Dr. Albert Niemi Jr., dean of the Edwin L. Cox School of Business at Southern Methodist University in Dallas, was guest speaker at the recent annual economic forecast breakfast presented by the Bank of North Georgia at the Cobb Energy Performing Arts Centre.
He told the crowd that while the recovery from the Great Recession that began in 2007 has been slow and tedious, Georgia is outpacing the nation. And he predicted that the top three state economies in the country over the next two decades would be those of Texas, North Carolina and Georgia. Our state’s domestic product in 2014 will grow by 3 percent, considerably better than the 2.4 percent expected for the country as a whole, he said.
“The word is out, (Georgia) is a great place to do business,” Niemi said, citing the presence of Hartsfield-Jackson International Airport and the area’s “great quality of life.”
The state’s population is again growing at a healthy rate, which in turn is strengthening the local housing market. More than 45,000 new homes are expected to be built in Georgia next year, he said.
The number for the country as a whole is expected to hit 1 million. That’s nearly twice the 580,000 built in 2010 — but still way short of the 1.8 million homes built on average each year from 2000 to 2007.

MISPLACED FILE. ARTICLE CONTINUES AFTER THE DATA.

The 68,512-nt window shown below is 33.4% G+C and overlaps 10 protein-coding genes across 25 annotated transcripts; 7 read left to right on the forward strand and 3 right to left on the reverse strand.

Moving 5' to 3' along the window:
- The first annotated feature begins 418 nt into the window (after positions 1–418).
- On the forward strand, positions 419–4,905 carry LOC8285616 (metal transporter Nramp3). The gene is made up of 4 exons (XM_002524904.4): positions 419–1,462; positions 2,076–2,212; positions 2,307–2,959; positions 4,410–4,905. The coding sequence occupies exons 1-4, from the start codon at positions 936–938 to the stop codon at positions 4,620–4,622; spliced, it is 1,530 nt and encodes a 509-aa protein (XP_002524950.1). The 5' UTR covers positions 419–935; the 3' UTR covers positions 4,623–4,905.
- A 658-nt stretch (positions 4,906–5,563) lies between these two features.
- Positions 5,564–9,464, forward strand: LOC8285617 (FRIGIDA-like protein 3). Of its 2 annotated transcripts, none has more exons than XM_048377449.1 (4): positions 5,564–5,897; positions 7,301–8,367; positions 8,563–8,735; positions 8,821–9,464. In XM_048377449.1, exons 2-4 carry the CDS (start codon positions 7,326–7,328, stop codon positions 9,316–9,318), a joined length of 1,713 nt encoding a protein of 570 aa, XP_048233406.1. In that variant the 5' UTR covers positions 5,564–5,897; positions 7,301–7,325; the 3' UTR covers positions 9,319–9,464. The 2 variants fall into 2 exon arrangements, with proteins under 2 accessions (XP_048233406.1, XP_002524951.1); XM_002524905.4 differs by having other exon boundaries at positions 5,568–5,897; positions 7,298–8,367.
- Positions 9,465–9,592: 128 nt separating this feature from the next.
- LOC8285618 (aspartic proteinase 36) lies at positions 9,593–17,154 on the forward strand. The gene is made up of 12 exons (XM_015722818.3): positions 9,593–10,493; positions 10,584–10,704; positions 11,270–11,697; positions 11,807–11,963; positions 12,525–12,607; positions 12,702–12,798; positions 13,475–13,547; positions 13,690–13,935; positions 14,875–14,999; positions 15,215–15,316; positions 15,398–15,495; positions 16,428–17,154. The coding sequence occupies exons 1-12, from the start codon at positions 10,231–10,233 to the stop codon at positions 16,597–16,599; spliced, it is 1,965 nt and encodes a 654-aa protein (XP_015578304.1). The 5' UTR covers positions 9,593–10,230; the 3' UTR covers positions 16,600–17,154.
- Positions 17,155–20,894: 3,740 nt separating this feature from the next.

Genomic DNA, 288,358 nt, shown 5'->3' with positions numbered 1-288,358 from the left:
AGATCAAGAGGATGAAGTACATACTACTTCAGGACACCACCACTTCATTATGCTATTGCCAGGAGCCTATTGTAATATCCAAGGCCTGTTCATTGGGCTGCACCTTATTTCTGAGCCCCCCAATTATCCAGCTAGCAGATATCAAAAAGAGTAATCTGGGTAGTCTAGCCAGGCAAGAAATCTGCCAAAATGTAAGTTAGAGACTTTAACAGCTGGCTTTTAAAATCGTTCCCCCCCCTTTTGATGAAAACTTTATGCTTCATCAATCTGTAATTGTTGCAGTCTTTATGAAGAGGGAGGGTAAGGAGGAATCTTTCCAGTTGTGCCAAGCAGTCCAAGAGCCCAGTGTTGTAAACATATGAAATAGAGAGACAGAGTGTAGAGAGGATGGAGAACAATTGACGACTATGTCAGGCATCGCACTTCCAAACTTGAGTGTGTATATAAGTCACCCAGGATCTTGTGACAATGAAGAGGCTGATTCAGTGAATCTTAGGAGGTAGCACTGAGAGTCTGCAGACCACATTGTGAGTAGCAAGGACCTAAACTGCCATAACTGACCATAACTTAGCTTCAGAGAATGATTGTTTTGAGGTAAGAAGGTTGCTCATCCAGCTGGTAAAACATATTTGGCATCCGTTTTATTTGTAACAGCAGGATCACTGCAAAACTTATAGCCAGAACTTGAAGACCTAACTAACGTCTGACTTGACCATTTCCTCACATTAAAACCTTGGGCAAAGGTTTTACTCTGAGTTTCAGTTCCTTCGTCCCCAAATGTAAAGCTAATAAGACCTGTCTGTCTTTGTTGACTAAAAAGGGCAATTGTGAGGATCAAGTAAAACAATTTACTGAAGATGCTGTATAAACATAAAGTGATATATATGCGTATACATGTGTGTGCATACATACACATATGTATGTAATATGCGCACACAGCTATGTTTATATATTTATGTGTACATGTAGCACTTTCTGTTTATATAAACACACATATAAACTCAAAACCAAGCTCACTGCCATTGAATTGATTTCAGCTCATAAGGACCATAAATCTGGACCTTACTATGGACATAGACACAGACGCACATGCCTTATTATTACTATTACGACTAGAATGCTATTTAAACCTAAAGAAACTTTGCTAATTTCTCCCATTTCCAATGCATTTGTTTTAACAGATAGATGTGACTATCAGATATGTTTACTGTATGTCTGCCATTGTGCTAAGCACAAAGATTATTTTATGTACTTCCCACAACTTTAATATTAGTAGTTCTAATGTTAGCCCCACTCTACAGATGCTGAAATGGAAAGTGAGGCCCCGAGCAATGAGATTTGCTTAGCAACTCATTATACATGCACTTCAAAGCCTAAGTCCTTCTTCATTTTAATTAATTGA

Niemi noted that the overall recovery has been a slow one, lagging our performance after past depressions and recessions.
“It used to be in the first 36 to 48 months of a recovery, you are growing at around 4 to 4.5 percent,” Niemi said. “So this recovery is a recovery at half speed.”
He added the country is not likely to create enough jobs to reach full employment until 2029.
“We are going to have several decades, nationally, of a depressed economy,” Niemi said. “It is mind boggling what is happening to the United States of America.”
But sluggish economy and threadbare recovery are what is to be expected when the country is led by a president and party who believe in high taxes are wrenching apart the country’s health system and who are eager to open the borders to millions of illegals to compete for jobs with U.S. citizens — and thereby keep wages low for all.
The wonder is not that the economy is finally recovering.
Rather, it is that it is recovering at all.